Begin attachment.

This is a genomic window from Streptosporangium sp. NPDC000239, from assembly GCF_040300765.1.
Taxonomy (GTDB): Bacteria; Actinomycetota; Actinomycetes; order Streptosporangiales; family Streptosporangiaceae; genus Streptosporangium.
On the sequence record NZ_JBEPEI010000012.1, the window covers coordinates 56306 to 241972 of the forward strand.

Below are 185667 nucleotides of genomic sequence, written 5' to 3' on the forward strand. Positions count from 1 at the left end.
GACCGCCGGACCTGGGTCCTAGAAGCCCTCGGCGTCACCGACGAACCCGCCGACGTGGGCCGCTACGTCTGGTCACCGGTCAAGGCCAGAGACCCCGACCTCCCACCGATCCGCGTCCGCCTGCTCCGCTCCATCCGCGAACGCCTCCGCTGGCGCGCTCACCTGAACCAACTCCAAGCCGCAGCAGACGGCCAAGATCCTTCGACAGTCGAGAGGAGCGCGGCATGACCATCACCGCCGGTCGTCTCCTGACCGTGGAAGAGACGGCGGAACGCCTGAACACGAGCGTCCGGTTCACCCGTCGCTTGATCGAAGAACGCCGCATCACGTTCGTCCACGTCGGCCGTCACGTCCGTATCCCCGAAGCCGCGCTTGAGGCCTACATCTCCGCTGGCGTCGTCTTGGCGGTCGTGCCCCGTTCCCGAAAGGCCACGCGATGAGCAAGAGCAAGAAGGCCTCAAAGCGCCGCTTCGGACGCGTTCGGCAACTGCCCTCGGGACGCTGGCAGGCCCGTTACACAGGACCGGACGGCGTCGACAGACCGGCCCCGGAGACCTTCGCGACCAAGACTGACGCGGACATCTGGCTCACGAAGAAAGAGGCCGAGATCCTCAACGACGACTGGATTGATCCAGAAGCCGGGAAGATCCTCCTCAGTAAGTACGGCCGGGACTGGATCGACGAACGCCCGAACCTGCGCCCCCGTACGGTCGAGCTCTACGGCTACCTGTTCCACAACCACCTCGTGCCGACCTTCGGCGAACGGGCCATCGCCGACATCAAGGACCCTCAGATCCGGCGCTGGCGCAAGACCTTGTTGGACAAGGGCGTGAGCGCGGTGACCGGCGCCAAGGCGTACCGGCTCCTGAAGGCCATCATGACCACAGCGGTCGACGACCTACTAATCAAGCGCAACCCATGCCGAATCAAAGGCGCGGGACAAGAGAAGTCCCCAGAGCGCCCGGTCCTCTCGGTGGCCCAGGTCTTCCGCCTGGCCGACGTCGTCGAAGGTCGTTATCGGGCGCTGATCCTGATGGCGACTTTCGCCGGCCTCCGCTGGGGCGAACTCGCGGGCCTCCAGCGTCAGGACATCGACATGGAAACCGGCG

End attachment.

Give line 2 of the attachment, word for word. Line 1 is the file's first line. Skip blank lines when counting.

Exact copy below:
Taxonomy (GTDB): Bacteria; Actinomycetota; Actinomycetes; order Streptosporangiales; family Streptosporangiaceae; genus Streptosporangium.